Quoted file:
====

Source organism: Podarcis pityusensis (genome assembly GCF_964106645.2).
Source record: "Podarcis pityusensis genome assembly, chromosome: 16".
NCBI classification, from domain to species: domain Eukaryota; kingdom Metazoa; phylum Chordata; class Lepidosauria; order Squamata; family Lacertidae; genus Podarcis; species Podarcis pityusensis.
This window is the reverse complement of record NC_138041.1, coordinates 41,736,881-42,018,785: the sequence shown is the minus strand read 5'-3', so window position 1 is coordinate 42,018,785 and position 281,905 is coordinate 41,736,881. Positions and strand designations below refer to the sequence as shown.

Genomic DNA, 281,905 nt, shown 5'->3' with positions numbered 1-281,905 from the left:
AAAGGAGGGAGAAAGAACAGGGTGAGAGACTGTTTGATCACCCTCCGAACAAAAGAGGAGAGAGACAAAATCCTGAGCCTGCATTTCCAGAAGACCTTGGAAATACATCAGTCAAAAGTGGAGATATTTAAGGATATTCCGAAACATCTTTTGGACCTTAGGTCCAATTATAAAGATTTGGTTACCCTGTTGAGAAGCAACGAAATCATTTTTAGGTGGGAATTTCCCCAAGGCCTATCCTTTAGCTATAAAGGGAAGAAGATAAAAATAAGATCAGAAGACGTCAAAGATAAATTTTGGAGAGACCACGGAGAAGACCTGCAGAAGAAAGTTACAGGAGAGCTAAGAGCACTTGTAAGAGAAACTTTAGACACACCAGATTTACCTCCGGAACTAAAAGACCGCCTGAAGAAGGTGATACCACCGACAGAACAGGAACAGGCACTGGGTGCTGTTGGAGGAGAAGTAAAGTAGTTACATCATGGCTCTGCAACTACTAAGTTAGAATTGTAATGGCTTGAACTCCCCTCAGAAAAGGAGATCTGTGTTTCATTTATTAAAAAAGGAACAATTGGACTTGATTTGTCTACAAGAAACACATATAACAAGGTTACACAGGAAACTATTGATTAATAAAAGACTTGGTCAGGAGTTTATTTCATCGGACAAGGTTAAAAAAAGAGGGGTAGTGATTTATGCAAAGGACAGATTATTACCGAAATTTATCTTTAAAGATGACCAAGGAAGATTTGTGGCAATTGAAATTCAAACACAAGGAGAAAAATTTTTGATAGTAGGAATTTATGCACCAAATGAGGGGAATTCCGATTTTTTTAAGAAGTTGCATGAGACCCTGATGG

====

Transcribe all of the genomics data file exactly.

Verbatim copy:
Source organism: Podarcis pityusensis (genome assembly GCF_964106645.2).
Source record: "Podarcis pityusensis genome assembly, chromosome: 16".
NCBI classification, from domain to species: domain Eukaryota; kingdom Metazoa; phylum Chordata; class Lepidosauria; order Squamata; family Lacertidae; genus Podarcis; species Podarcis pityusensis.
This window is the reverse complement of record NC_138041.1, coordinates 41,736,881-42,018,785: the sequence shown is the minus strand read 5'-3', so window position 1 is coordinate 42,018,785 and position 281,905 is coordinate 41,736,881. Positions and strand designations below refer to the sequence as shown.

Genomic DNA, 281,905 nt, shown 5'->3' with positions numbered 1-281,905 from the left:
AAAGGAGGGAGAAAGAACAGGGTGAGAGACTGTTTGATCACCCTCCGAACAAAAGAGGAGAGAGACAAAATCCTGAGCCTGCATTTCCAGAAGACCTTGGAAATACATCAGTCAAAAGTGGAGATATTTAAGGATATTCCGAAACATCTTTTGGACCTTAGGTCCAATTATAAAGATTTGGTTACCCTGTTGAGAAGCAACGAAATCATTTTTAGGTGGGAATTTCCCCAAGGCCTATCCTTTAGCTATAAAGGGAAGAAGATAAAAATAAGATCAGAAGACGTCAAAGATAAATTTTGGAGAGACCACGGAGAAGACCTGCAGAAGAAAGTTACAGGAGAGCTAAGAGCACTTGTAAGAGAAACTTTAGACACACCAGATTTACCTCCGGAACTAAAAGACCGCCTGAAGAAGGTGATACCACCGACAGAACAGGAACAGGCACTGGGTGCTGTTGGAGGAGAAGTAAAGTAGTTACATCATGGCTCTGCAACTACTAAGTTAGAATTGTAATGGCTTGAACTCCCCTCAGAAAAGGAGATCTGTGTTTCATTTATTAAAAAAGGAACAATTGGACTTGATTTGTCTACAAGAAACACATATAACAAGGTTACACAGGAAACTATTGATTAATAAAAGACTTGGTCAGGAGTTTATTTCATCGGACAAGGTTAAAAAAAGAGGGGTAGTGATTTATGCAAAGGACAGATTATTACCGAAATTTATCTTTAAAGATGACCAAGGAAGATTTGTGGCAATTGAAATTCAAACACAAGGAGAAAAATTTTTGATAGTAGGAATTTATGCACCAAATGAGGGGAATTCCGATTTTTTTAAGAAGTTGCATGAGACCCTGATGG